Here we show that precise levels of mir196 are required to initiate development of the pectoral appendage, to develop the correct number of pharyngeal arches, and to specify the number and identity of rostral vertebrae and ribs. We show that miR-196 can alter hox gene expression patterns and that miR-196 acts on pectoral appendage development by altering retinoic acid signaling via fine-tuning the expression of the retinoic acid receptor Rarab.


mir196 genomics

The human genome has three copies of MIR196 located between paralogy groups 9 and 10 (Yekta et al., 2008), but due to the teleost genome duplication (Amores et al., 1998; Postlethwait et al., 1998; Taylor et al., 2003), zebrafish has five mir196 genes (Supplementary Fig. S1A). The teleost whole genome duplication would have initially produced six mir196 genes, but one of the two hoxbb mir196 duplicates was lost and duplicates of only the hoxa and hoxc cluster genes were maintained. The five zebrafish mir196 paralogs encode four different mature miR-196 sequences with a central nucleotide trio containing (C/G/T) A (A/T). The duplicate hoxa and hoxc clusters have mir196 paralogs that differ by one nucleotide [(C/T) AT and (C/G)AT], respectively (Fig. 1A). Because miRNAs often bind their targets with some mismatch (He and Hannon, 2004; Yekta et al., 2004), all four miR-196 sequences probably regulate the same targets.

Figure 1
Sequence and expression of mir196 genes. (A) Alignment of mature miR-196 encoded by five mir196 genes. (B) Expression of mir196 paralogs studied by RT-PCR. Beta-actin (bactin1) was used as control for contaminating genomic DNA (ctrl lane). M, size marker; ...

mir196 expression patterns

mir196 genes and nearby hox genes share spatial expression patterns in the central nervous system (CNS) and pectoral fin bud (Wienholds et al., 2005; Woltering and Durston, 2006; Yekta et al., 2008) (compare Fig. 1C–J and Supplementary Fig. S1B–M). This result suggests that hox-cluster miRNAs may share regulatory mechanisms with neighboring hox genes. To investigate temporal aspects of mir196 expression, we used gene-specific primers for mir196 primary transcripts and RT-PCR to discover that mir196a1(hoxca) transcript had begun to accumulate at 24 hours post fertilization (hpf), but mir196a2(hoxaa) transcript, which encodes the same mature miRNA sequence as mir196a1(hoxca), was maternally expressed (Fig. 1B). Transcripts from mir196b(hoxba) and mir196c(hoxcb) genes first appeared at bud stage, and transcript from mir196d(hoxab) first accumulated at 5 hpf (Fig. 1B) when gastrulation initiates. This gene-specific timing suggests that different mir196 genes experience different regulation and may play different roles in development. In addition, whole mount in situ hybridization experiments showed that mir196 genes are expressed in a pattern similar to but different from each other at 24 hpf (Fig. 1C–J).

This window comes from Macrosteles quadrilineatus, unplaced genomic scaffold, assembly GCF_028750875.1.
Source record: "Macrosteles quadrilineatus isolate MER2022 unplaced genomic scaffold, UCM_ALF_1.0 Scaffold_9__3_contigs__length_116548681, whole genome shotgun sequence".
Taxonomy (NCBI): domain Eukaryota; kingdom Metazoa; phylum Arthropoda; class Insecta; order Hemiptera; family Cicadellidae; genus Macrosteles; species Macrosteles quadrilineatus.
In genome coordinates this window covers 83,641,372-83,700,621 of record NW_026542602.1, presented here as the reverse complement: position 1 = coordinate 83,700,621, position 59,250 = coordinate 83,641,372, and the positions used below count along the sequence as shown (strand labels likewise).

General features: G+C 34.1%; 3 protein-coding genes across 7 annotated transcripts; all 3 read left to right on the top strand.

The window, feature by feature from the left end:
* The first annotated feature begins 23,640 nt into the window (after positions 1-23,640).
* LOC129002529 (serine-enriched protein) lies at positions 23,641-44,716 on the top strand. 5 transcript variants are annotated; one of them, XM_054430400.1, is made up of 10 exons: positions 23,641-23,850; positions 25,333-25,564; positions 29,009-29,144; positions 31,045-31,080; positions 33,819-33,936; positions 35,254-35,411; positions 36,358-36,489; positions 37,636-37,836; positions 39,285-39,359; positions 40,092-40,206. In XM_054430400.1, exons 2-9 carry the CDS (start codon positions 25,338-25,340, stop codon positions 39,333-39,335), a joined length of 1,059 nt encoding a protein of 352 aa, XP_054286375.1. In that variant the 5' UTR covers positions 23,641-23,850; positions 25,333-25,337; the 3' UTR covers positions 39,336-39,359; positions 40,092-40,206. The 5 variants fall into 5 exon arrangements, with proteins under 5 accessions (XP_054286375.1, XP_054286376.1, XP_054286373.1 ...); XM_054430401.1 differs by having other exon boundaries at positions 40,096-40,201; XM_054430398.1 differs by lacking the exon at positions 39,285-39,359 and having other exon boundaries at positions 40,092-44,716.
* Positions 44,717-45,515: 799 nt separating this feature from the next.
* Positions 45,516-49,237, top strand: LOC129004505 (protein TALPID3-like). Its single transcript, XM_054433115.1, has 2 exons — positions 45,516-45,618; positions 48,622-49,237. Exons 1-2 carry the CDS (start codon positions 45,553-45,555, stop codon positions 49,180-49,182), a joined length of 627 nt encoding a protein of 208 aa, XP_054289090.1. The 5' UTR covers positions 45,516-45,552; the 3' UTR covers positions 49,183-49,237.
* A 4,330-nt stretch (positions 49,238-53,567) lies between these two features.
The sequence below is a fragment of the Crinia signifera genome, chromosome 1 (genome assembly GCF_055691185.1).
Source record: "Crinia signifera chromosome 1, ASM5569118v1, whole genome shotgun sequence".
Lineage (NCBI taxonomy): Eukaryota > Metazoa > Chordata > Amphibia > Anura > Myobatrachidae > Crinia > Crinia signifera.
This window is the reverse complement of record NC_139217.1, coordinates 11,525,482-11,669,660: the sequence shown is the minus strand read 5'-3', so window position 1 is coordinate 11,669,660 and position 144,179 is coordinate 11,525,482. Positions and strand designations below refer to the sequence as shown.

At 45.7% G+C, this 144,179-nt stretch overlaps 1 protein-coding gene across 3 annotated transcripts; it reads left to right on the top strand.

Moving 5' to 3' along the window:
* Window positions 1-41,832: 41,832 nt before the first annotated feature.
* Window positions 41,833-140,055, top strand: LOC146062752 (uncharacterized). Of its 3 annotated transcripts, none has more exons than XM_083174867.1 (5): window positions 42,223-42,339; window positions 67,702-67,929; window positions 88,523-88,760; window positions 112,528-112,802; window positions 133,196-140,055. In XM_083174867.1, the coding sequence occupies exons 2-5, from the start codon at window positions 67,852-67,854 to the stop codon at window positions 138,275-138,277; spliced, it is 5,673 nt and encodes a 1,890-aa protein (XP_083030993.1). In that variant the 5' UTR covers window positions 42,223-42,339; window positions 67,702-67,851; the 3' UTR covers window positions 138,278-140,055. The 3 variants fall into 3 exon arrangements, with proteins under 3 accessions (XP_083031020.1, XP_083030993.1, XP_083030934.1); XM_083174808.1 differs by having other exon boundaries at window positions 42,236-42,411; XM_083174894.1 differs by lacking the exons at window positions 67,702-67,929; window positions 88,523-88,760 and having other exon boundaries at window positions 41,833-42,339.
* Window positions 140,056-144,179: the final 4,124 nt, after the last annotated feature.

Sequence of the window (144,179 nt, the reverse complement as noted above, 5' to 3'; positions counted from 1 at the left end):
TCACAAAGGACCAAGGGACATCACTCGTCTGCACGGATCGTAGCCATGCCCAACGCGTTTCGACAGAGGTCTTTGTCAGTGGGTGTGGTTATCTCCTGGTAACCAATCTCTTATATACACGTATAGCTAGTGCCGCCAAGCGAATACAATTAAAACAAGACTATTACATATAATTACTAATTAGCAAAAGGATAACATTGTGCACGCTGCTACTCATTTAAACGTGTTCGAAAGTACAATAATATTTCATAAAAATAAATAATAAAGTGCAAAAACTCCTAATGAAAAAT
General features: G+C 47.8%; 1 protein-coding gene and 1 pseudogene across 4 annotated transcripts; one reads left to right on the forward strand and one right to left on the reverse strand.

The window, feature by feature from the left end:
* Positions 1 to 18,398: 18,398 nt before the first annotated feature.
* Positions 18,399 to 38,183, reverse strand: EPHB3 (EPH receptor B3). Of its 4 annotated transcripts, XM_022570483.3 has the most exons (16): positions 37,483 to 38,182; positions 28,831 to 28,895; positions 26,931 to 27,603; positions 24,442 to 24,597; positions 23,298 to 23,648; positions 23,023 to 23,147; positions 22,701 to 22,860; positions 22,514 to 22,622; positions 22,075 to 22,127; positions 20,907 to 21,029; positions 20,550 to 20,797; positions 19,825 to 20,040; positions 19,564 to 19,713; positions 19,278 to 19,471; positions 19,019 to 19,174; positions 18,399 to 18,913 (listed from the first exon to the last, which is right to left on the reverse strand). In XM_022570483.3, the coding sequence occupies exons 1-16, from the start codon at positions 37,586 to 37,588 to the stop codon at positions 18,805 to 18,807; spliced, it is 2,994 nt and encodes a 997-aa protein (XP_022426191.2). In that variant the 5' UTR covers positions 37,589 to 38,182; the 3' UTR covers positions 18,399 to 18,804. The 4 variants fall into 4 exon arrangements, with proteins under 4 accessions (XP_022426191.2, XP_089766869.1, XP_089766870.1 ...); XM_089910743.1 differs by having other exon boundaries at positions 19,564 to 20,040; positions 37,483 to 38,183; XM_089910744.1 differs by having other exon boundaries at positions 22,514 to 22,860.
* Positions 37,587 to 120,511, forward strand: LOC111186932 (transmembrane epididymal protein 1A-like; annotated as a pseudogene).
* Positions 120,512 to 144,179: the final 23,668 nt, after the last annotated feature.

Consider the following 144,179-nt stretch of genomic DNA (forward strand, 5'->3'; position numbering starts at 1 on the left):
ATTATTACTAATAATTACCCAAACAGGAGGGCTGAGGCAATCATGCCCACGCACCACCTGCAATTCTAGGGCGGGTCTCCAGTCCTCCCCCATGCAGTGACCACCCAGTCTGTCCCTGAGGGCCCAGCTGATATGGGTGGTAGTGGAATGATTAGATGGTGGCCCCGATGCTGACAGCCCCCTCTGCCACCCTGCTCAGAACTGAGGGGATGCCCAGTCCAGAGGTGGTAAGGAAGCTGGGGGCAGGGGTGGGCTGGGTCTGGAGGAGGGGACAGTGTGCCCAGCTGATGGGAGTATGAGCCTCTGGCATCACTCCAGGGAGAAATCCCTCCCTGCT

mir196 and hox targets

Sequence comparisons revealed that the 3’ UTRs of several zebrafish hox-cluster genes surrounding mir196 contain predicted miR-196 targets ((Yekta et al., 2008) and Supplementary Fig. S1A, Supplementary Table S1). The mir196 genes lie between posterior hox paralogy groups 9 and 10, and ten hox-cluster genes ranging from paralogy group 5 to 13 contain predicted miR-196 binding sites. Conversely, mir10 genes lie between anterior paralogy groups 4 and 5 and predicted targets are in anterior hox paralogy groups 1 to 4 and in hoxd10a (Supplementary Fig. S1A and Supplementary Table S1). This conserved non-random organization of hox-cluster miRNA genes and their predicted targets suggests a conserved functional role between hox-cluster genes and their neighboring miRNA genes (Yekta et al., 2008).

To test whether miR-196 regulates transcript levels of predicted hox-cluster targets, we over-expressed miR-196 duplex or knocked down mir196 expression with morpholino antisense oligonucleotide (Mo) designed to inhibit miR-196 maturation or control morpholino and then examined transcript levels by in situ hybridization in 24 hpf embryos using the hindbrain marker egr2a as internal control. Results showed that after over-expression of mir196, hox genes that have mismatch target sites and are expressed early in the region of the pectoral fin bud, including hoxb5a, hoxb5b, hoxb6b and hoxc6a, mostly retained their native expression level, but with a weakened anterior boundary (Supplementary Fig. S2A–L). Quantifying miR-196 by qPCR confirmed that over-expression elevated miR-196 levels 10–20 times normal and that knockdown resulted in 20% or less of normal miR-196 amounts, but that mis-matched miR-196 over-expression and control morpholino had no effect (Fig. S3A). We conclude that miR-196 can fine-tune the anterior expression border of hoxb5a, hoxb5b, hoxb6b, and hoxc6a either as direct targets or because they are downstream of a miR-196 target.

Zebrafish hoxb8a mRNA has a perfect target site for miR-196a like its ortholog HOXB8 in human and mouse (Yekta et al., 2008). After over-expression of mir196, the level of hoxb8a transcript was diminished (Supplementary Fig. S2M–P). This result can be explained if hoxb8a transcript is degraded after miRNA binding like other transcripts with perfect matches between miRNAs and their target sites (Hornstein et al., 2005; Kawasaki and Taira, 2004; McGlinn et al., 2009; Yekta et al., 2004). To confirm the miR-196-related inhibition of hoxb8a, we made a reporter gene construct by attaching the 3’UTR of hoxb8a to the coding region of GFP (Supplementary Fig. S2Q). Results showed that co-injection of mRNA for the reporter with either miR-196a or miR-196b duplex inhibited fluorescence signal, and reciprocally, fluorescence increased after co-injection of the reporter mRNA and mir196-morpholino (Supplementary Fig. S2R–U). These results showed that both endogenous and injected miR-196 inhibit hoxb8a expression by degrading hoxb8a mRNA in zebrafish as in other species (Hornstein et al., 2005; Yekta et al., 2004).